1. Individual- and species-level heterogeneity in contact rates can alter the ability of a pathogen to invade a host community. Many pathogens have multiple modes of transmission -- by direct or indirect contact. It is important to identify the role of heterogeneity in different types of transmission when managing the risk of disease spillover at the interface among different host species. 2. We developed a network-based analysis to explore how individual- and species-level heterogeneity shape...

Ensemble model output of North American atmospheric CO2 simulation (full WRF-chem output)

S. Feng, T. Lauvaux, K.J. Davis, K. Keller, R. Rayner, T. Oda, K. Gurney, Y. Zhou, C. Williams, A.E. Schuh, J. Liu & I. Baker
The uncertainty in biospheric carbon dioxide (CO2) flux estimates drives divergent projections of future climate and uncertainty in prescriptions for climate mitigation. The terrestrial carbon sink can be inferred from atmospheric CO2 observations with transport models via inversion methods. Regional CO2 flux estimates remain uncertain due to the mixture of uncertainties caused by transport models, prior estimates of biospheric fluxes, large-scale CO2 boundary inflow, the assumptions in the inversion process, and the limited density of...

Data from: Prolonged exposure to manure from livestock administered antibiotics decreases ecosystem carbon-use efficiency and alters nitrogen cycling

Carl Wepking, Brian Badgley, Jeb Barrett, Katharine Knowlton, Jane Lucas, Kevan Minick, Partha Ray, Sarah Shawver & Michael Strickland
Microbial communities drive soil ecosystem function but are also susceptible to environmental disturbances. We investigated whether exposure to manure sourced from cattle either administered or not administered antibiotics affected microbially-mediated terrestrial ecosystem function. We quantified changes in microbial community composition via amplicon sequencing, and terrestrial elemental cycling via a stable isotope pulse-chase. Exposure to manure from antibiotic-treated cattle caused: i) changes in microbial community structure; and ii) alterations in elemental cycling throughout the terrestrial system....

Data from: Community-based wildlife management area supports similar mammal species richness and densities compared to a national park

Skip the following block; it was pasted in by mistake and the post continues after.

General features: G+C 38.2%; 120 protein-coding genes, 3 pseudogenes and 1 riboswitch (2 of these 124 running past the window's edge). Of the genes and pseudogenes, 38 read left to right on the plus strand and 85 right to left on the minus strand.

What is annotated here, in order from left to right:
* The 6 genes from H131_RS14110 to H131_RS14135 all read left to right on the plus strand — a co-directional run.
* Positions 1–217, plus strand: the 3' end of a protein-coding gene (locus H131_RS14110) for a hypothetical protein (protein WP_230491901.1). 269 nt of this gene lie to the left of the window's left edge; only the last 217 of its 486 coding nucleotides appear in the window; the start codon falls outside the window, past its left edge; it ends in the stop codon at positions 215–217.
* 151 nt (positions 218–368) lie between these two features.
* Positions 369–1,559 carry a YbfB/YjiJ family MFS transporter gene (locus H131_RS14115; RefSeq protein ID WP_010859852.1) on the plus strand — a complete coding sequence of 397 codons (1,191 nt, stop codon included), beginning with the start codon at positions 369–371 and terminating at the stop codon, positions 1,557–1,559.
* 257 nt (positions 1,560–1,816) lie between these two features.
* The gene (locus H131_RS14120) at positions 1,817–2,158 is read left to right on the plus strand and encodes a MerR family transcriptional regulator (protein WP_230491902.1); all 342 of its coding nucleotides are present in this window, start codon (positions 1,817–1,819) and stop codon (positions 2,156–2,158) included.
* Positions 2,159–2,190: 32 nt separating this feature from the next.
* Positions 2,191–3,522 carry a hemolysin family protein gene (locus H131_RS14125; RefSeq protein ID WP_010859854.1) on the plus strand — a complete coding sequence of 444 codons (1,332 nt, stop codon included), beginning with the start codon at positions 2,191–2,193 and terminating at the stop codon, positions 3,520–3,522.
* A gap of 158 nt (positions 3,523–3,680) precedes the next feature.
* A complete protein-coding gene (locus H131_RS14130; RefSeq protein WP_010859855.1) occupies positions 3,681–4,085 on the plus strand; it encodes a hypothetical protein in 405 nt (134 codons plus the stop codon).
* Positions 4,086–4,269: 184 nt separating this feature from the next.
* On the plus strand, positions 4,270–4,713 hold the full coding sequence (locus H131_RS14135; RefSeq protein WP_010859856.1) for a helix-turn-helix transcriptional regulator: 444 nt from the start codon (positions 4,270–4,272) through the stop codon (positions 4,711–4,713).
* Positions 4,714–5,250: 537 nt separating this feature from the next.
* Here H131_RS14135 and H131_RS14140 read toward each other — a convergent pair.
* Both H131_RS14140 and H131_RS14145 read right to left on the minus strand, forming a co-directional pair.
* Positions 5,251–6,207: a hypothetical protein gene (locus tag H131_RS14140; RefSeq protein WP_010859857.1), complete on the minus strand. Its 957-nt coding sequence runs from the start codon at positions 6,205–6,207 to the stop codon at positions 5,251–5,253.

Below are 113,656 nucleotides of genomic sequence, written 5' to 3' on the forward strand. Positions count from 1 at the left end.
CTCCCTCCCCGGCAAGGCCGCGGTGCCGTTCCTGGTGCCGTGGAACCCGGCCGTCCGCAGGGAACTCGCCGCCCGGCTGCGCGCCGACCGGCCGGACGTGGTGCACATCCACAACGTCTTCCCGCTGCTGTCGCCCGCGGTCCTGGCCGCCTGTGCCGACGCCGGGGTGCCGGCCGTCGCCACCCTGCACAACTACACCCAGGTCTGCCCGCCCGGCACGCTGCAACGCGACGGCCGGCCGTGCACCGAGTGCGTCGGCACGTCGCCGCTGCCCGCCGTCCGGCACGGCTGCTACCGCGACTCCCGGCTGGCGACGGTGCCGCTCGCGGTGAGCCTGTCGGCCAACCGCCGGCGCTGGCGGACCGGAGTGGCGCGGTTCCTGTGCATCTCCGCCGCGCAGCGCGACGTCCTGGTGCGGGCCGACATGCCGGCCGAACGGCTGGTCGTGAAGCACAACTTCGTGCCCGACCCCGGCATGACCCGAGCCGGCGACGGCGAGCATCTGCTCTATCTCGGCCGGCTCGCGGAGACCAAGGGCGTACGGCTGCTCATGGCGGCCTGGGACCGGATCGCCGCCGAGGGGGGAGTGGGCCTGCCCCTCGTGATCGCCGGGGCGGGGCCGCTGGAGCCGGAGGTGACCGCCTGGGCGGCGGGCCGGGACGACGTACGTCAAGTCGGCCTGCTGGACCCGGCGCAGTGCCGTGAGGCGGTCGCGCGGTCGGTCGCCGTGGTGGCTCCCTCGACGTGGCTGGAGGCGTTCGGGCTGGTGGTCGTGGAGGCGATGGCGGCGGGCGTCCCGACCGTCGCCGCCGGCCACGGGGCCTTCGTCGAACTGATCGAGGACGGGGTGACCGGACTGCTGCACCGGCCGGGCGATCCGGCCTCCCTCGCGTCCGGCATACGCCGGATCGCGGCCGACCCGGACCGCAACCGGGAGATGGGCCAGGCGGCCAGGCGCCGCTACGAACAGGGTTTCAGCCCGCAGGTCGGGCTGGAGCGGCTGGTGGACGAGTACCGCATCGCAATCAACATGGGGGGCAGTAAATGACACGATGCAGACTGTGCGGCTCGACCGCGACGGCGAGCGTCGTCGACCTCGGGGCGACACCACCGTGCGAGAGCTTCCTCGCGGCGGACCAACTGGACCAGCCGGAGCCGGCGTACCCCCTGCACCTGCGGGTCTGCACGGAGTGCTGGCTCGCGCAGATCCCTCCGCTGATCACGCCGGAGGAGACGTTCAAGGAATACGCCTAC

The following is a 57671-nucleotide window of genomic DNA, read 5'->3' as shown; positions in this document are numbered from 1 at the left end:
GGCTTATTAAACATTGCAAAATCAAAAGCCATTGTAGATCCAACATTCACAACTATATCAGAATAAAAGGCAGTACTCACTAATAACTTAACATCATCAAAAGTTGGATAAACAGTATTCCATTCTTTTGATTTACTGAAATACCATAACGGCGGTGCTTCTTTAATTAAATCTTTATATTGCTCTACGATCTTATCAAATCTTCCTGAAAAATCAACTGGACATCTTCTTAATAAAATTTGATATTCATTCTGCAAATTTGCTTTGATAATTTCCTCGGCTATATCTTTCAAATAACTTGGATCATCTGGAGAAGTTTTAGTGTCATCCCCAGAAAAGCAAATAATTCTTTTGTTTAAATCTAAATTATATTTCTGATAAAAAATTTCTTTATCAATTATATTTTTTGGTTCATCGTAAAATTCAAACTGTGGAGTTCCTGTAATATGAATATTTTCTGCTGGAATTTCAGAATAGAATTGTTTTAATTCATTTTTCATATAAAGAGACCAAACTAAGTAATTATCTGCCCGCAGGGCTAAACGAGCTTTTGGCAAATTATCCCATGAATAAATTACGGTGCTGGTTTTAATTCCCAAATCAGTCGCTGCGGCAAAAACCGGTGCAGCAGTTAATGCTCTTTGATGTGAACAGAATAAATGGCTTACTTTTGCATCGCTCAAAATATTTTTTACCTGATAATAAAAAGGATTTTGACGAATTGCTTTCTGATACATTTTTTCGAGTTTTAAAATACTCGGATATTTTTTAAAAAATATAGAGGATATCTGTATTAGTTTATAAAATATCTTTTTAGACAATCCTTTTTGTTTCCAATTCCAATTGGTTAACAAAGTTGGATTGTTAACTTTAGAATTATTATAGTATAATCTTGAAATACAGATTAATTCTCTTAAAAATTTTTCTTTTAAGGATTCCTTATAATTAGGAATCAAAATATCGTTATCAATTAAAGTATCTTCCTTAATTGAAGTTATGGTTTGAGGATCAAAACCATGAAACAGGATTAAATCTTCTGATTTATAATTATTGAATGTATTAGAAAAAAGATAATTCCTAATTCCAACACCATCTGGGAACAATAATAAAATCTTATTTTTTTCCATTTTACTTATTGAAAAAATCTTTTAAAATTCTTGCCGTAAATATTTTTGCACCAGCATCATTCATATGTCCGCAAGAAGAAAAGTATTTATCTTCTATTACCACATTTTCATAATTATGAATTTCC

Christian Kiffner, Seth Thomas, Talia Speaker, Victoria O’Connor, Paige Schwarz, John Kioko & Bernard Kissui
Community-based conservation models have been widely implemented across Africa to improve wildlife conservation and livelihoods of rural communities. In Tanzania, communities can set aside land and formally register it as Wildlife Management Area (WMA), which allows them to generate revenue via consumptive or non-consumptive utilization of wildlife. The key, yet often untested, assumption of this model is that economic benefits accrued from wildlife motivate sustainable management of wildlife. To test the ecological effectiveness (here defined...

Urbanization impacts apex predator gene flow but not genetic diversity across an urban-rural divide

Daryl R Trumbo, Patricia E Salerno, Kenneth Logan, Mat Alldredge, Roderick B Gagne, Christopher P Kozakiewicz, Simona Kraberger, Nick Fountain-Jones, Meggan E Craft, Scott Carver, Holly B Ernest, Kevin Crooks, Sue VandeWoude & W. Chris Funk
Apex predators are important indicators of intact natural ecosystems. They are also sensitive to urbanization because they require broad home ranges and extensive contiguous habitat to support their prey base. Pumas (Puma concolor) can persist near human developed areas, but urbanization may be detrimental to their movement ecology, population structure, and genetic diversity. To investigate potential effects of urbanization in population connectivity of pumas, we performed a landscape genomics study of 130 pumas on the...

Data from: Vocal characteristics of prairie dog alarm calls across an urban noise gradient